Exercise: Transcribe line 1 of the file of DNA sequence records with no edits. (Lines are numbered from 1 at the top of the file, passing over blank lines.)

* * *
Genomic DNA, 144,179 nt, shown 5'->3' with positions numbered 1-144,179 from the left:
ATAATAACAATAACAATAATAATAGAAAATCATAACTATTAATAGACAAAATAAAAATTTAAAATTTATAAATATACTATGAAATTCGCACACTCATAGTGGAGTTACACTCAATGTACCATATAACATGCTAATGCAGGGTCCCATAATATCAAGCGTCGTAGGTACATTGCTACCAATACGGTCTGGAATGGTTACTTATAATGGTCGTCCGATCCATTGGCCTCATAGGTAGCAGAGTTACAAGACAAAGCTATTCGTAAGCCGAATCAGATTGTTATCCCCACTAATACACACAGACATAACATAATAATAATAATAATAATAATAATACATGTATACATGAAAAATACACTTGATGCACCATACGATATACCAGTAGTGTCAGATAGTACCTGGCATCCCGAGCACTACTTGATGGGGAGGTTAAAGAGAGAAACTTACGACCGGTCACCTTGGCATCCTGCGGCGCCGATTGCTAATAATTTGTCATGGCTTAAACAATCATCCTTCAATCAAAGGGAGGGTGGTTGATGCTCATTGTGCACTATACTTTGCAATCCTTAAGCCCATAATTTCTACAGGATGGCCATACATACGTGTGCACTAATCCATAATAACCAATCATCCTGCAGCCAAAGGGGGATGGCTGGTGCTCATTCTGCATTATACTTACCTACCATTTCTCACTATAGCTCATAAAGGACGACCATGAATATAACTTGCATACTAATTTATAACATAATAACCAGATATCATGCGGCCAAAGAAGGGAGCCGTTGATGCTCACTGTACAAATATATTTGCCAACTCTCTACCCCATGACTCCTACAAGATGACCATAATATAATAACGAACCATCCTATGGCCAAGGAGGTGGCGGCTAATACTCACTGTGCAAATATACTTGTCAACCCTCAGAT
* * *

Genomic DNA, 144,179 nt, shown 5'->3' with positions numbered 1-144,179 from the left: